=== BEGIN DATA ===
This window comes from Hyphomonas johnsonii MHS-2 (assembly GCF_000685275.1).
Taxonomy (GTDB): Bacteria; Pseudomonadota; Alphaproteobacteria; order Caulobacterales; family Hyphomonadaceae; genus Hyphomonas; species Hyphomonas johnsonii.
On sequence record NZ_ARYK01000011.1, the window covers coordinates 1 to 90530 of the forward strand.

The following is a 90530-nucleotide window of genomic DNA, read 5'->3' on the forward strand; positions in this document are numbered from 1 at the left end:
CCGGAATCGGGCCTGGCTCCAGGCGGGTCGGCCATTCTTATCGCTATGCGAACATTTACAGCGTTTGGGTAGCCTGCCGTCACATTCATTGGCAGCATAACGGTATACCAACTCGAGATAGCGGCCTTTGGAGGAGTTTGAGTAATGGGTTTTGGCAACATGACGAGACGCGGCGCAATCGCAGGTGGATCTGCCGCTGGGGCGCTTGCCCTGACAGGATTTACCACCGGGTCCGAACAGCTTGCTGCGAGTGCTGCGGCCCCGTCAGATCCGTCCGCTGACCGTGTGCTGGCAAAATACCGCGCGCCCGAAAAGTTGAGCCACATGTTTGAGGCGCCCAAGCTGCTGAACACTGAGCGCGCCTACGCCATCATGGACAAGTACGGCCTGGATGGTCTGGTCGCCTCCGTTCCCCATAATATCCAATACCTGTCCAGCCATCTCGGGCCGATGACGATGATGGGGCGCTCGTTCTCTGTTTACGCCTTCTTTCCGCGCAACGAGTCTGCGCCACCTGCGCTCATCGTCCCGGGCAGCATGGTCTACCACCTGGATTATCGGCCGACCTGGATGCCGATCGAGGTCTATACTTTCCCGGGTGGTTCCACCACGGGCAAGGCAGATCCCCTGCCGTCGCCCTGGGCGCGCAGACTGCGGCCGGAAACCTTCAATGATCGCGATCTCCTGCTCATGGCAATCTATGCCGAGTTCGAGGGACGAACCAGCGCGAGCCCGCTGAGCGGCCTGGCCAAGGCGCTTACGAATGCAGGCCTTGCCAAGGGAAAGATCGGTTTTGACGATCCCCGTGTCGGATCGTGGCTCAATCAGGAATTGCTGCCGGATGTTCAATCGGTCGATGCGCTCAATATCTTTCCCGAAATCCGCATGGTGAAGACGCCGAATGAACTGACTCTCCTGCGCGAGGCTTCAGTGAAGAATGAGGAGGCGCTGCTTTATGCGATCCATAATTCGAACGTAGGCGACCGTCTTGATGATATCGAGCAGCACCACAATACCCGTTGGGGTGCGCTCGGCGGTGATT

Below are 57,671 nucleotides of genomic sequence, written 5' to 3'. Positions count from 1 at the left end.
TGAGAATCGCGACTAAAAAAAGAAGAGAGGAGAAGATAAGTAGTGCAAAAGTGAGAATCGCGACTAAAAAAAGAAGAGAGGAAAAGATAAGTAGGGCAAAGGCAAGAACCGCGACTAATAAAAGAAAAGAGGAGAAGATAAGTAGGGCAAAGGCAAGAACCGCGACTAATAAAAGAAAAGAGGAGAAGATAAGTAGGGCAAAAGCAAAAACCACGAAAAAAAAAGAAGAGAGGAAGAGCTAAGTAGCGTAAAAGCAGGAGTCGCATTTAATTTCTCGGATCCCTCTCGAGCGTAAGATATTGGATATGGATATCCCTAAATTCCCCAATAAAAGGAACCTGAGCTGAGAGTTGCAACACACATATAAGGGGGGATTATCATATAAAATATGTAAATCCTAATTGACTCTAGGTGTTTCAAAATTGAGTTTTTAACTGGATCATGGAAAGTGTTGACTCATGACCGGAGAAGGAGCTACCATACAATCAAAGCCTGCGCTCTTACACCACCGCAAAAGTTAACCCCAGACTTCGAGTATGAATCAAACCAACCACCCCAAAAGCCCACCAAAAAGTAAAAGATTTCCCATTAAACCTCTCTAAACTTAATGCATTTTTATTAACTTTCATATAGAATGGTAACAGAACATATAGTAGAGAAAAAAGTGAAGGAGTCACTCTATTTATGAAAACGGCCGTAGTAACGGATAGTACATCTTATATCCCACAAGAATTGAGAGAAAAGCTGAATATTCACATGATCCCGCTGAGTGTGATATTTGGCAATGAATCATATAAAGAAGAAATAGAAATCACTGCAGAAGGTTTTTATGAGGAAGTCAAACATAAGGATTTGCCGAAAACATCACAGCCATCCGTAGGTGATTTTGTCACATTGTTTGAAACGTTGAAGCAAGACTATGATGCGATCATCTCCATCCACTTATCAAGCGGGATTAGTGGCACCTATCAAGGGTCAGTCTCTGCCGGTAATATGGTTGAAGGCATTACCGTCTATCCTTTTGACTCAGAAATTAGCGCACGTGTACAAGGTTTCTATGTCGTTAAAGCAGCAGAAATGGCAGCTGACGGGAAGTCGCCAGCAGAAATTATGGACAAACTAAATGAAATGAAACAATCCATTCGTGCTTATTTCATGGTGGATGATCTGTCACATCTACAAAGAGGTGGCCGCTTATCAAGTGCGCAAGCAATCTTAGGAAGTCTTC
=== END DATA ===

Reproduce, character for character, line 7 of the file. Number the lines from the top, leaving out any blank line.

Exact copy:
TGAGAATCGCGACTAAAAAAAGAAGAGAGGAGAAGATAAGTAGTGCAAAAGTGAGAATCGCGACTAAAAAAAGAAGAGAGGAAAAGATAAGTAGGGCAAAGGCAAGAACCGCGACTAATAAAAGAAAAGAGGAGAAGATAAGTAGGGCAAAGGCAAGAACCGCGACTAATAAAAGAAAAGAGGAGAAGATAAGTAGGGCAAAAGCAAAAACCACGAAAAAAAAAGAAGAGAGGAAGAGCTAAGTAGCGTAAAAGCAGGAGTCGCATTTAATTTCTCGGATCCCTCTCGAGCGTAAGATATTGGATATGGATATCCCTAAATTCCCCAATAAAAGGAACCTGAGCTGAGAGTTGCAACACACATATAAGGGGGGATTATCATATAAAATATGTAAATCCTAATTGACTCTAGGTGTTTCAAAATTGAGTTTTTAACTGGATCATGGAAAGTGTTGACTCATGACCGGAGAAGGAGCTACCATACAATCAAAGCCTGCGCTCTTACACCACCGCAAAAGTTAACCCCAGACTTCGAGTATGAATCAAACCAACCACCCCAAAAGCCCACCAAAAAGTAAAAGATTTCCCATTAAACCTCTCTAAACTTAATGCATTTTTATTAACTTTCATATAGAATGGTAACAGAACATATAGTAGAGAAAAAAGTGAAGGAGTCACTCTATTTATGAAAACGGCCGTAGTAACGGATAGTACATCTTATATCCCACAAGAATTGAGAGAAAAGCTGAATATTCACATGATCCCGCTGAGTGTGATATTTGGCAATGAATCATATAAAGAAGAAATAGAAATCACTGCAGAAGGTTTTTATGAGGAAGTCAAACATAAGGATTTGCCGAAAACATCACAGCCATCCGTAGGTGATTTTGTCACATTGTTTGAAACGTTGAAGCAAGACTATGATGCGATCATCTCCATCCACTTATCAAGCGGGATTAGTGGCACCTATCAAGGGTCAGTCTCTGCCGGTAATATGGTTGAAGGCATTACCGTCTATCCTTTTGACTCAGAAATTAGCGCACGTGTACAAGGTTTCTATGTCGTTAAAGCAGCAGAAATGGCAGCTGACGGGAAGTCGCCAGCAGAAATTATGGACAAACTAAATGAAATGAAACAATCCATTCGTGCTTATTTCATGGTGGATGATCTGTCACATCTACAAAGAGGTGGCCGCTTATCAAGTGCGCAAGCAATCTTAGGAAGTCTTC